ARLINGTON, Va. — In four crash tests at only 5 mph, the 1998 Toyota Tacoma pickup truck racked up more than $4,000 damage. The best small pickup tested, Chevrolet's S-10 model, sustained more than $2,000 damage in the same four tests conducted by the Insurance Institute for Highway Safety. Two other 1998 model pickups didn't perform a lot better than the Tacoma.
"The bumpers on pickups are stiffer than on cars. They absorb the energy of a low-speed collision by allowing unnecessary and expensive vehicle damage," explains Institute Senior Vice President Adrian Lund. He adds that "the stiff rear bumpers on pickups transmit the energy of even minor impacts into the vehicles' frame rails. Backing into a loading dock as slowly as 5 mph, for example, can cause damage as far forward as the cabs of some pickups."
Front bumpers are inadequate, too. They allow damage to safety systems like headlight assemblies as well as expensive body panels.
The result is that the S-10 is "the best of a bad lot when it comes to the bumpers." The series of four crash tests includes front and rear flat-barrier impacts plus two localized impacts, front-into-angle-barrier and rear-into-pole. All four tests are conducted at 5 mph, little more than walking speed.
Comparison with car bumpers
Car bumpers are required by federal regulations to resist damage to the vehicles' bodies in collisions at 2.5 mph. Most car bumper systems include foam or other means to absorb low-speed crash energy with little or no damage, and these bumpers often protect cars in impacts at higher speeds than specified in the minimum federal requirements.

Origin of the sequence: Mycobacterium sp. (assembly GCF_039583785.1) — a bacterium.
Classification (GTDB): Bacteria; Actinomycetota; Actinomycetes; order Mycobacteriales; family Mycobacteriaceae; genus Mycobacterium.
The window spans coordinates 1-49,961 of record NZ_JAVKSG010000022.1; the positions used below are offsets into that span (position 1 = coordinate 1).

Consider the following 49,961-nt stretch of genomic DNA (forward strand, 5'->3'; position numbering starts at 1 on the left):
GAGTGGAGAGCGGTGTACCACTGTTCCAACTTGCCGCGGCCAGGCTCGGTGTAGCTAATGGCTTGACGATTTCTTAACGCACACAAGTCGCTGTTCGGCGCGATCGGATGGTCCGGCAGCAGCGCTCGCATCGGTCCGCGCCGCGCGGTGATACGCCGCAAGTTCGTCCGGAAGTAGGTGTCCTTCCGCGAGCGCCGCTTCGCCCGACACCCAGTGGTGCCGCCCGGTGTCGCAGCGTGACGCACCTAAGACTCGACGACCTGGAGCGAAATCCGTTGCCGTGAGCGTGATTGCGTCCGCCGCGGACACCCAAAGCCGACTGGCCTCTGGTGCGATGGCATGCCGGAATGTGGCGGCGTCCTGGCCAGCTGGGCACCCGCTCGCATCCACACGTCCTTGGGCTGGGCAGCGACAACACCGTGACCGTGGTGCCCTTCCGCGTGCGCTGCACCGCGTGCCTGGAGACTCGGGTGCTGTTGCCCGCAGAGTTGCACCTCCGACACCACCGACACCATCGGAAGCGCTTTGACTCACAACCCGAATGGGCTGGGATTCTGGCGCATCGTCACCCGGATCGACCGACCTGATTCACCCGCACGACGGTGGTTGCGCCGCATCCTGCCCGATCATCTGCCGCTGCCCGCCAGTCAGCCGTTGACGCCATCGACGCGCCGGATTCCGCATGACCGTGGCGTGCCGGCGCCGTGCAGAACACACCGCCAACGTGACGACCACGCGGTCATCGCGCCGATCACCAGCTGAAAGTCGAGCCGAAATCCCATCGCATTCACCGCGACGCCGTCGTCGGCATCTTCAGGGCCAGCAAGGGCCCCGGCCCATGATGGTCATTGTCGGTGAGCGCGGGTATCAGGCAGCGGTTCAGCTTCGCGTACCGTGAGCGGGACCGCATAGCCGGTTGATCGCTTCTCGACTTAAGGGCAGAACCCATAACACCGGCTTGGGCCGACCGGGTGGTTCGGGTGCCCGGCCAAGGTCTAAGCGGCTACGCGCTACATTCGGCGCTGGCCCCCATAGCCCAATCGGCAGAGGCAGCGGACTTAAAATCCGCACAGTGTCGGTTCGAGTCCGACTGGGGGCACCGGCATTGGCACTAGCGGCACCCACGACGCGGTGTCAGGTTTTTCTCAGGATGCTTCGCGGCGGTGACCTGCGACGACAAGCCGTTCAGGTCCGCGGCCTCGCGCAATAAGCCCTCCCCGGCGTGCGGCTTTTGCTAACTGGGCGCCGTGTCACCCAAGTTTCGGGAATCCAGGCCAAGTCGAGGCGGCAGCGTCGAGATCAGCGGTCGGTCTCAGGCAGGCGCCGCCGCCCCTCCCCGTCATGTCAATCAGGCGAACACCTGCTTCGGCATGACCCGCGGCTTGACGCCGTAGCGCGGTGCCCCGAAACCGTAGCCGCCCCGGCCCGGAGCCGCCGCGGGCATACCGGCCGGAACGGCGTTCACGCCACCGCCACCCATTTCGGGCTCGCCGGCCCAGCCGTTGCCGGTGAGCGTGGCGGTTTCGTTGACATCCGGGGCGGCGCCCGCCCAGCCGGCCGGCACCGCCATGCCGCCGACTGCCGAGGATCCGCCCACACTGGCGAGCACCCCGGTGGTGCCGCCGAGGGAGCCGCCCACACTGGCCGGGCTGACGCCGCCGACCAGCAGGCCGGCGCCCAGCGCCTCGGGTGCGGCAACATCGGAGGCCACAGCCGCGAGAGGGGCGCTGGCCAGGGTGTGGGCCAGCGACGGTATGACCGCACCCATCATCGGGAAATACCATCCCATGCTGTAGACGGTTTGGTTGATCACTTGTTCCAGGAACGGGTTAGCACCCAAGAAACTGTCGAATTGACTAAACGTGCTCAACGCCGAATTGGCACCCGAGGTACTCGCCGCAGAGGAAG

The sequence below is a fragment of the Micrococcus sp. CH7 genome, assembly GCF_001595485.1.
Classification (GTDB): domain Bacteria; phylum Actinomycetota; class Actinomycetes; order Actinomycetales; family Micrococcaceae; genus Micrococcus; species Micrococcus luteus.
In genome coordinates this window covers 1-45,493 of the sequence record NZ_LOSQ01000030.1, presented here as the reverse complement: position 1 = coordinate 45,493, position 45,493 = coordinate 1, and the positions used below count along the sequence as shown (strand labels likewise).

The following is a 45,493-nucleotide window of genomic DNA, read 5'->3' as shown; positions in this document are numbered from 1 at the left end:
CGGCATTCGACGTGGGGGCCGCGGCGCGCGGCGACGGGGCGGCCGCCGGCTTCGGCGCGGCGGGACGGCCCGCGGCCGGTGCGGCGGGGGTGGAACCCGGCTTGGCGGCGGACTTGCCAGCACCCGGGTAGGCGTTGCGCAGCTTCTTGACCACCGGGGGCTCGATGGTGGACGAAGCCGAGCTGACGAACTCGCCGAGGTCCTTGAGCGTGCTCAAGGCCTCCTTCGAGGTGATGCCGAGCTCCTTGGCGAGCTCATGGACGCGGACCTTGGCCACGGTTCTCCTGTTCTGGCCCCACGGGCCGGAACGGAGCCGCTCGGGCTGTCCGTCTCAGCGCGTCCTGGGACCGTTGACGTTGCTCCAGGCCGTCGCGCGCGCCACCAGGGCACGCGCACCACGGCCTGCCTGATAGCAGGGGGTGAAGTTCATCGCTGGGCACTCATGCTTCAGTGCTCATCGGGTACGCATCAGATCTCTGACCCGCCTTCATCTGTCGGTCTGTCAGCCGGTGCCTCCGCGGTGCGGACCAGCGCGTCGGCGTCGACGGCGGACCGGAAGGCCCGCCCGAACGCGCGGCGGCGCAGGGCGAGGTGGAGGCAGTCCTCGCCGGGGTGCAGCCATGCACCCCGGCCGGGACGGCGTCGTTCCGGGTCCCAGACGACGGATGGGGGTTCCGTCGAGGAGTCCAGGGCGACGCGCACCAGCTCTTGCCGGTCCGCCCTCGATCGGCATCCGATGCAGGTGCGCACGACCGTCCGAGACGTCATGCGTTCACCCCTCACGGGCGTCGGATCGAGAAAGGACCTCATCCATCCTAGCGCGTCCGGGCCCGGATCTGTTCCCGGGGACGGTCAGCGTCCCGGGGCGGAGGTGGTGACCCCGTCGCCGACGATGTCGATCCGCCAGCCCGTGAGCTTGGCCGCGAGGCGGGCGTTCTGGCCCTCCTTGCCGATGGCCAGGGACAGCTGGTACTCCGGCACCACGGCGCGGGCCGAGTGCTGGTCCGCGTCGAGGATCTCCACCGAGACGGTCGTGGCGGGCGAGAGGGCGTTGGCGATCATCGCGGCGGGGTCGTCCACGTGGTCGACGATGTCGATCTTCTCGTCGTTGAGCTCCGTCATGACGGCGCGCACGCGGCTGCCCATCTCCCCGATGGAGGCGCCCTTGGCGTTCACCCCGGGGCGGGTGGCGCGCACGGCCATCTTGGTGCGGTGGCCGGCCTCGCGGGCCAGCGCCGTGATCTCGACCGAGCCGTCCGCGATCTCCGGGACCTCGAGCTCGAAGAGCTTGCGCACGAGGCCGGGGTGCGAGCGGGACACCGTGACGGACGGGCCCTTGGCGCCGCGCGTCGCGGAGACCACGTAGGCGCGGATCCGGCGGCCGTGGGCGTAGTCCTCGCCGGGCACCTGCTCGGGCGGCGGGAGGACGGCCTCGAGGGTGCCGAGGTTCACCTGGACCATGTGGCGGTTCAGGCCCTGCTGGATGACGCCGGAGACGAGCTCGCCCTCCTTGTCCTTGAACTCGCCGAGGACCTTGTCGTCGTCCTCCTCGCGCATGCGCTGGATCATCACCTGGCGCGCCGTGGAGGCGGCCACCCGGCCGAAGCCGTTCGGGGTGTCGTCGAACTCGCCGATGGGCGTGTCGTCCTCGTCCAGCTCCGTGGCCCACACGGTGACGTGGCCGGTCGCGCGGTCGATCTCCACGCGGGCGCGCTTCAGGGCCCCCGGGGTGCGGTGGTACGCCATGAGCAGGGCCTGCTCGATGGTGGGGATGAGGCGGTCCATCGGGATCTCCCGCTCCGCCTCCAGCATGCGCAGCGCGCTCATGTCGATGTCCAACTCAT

But pickup trucks aren't subject to any federal bumper requirements, and energy-absorbing materials "are nonexistent. Instead, the bumper systems on pickups consist of rigid bars attached directly to vehicle frames. There's nothing designed to absorb the energy of the crash without damaging the vehicle," Lund points out. "So in most cases, this energy is transmitted by the bumper system directly to the body of a pickup. The result is expensive-to-repair damage to fenders, grilles, hoods, tailgates, and other body parts."
Damage extends beyond bumpers
There was damage beyond the bumper system and into sheet metal parts of the Nissan Frontier and Tacoma after the simplest test, front-into-flat-barrier. In the rear-into-flat-barrier test alone, the Dodge Dakota sustained more than $1,000 damage.
A problem for the Dakota and Tacoma was that when the rears of these vehicles struck the barrier, the truck cabs slammed back into the cargo beds (cabs and beds are mounted separately). This damaged both the cab and the bed on the Dakota and the cab of the Tacoma. The Tacoma's transmission mount also was damaged.
None of the five pickups sustained less than $1,000 damage in the front-into-angle-barrier test. The Tacoma sustained more than $2,000 damage, in part because the air conditioner condenser had to be replaced. There was no damage to the metal condenser tubing, but a broken plastic bracket on the unit couldn't be replaced without replacing the whole condenser.
Every pickup sustained damage to one or more front lamps in the angle-barrier impact. Headlights had to be replaced on three pickups — the S-10, Dakota, and Frontier. After the rear-into-pole test, tailgates on the Frontier, Dakota, and Ford Ranger had to be replaced.
"People may think pickup trucks are tough. But they quickly find out this isn't true when they bump into something at a slow speed and then have to shell out thousands of dollars to repair the damage," Lund concludes.
5 mph crash test results: 1998 small pickups
|Chevrolet S-10 LS
|Ford Ranger XLT
|Dodge Dakota Sport
|Nissan Frontier XE
|Note: Repair costs reflect January 1998 prices.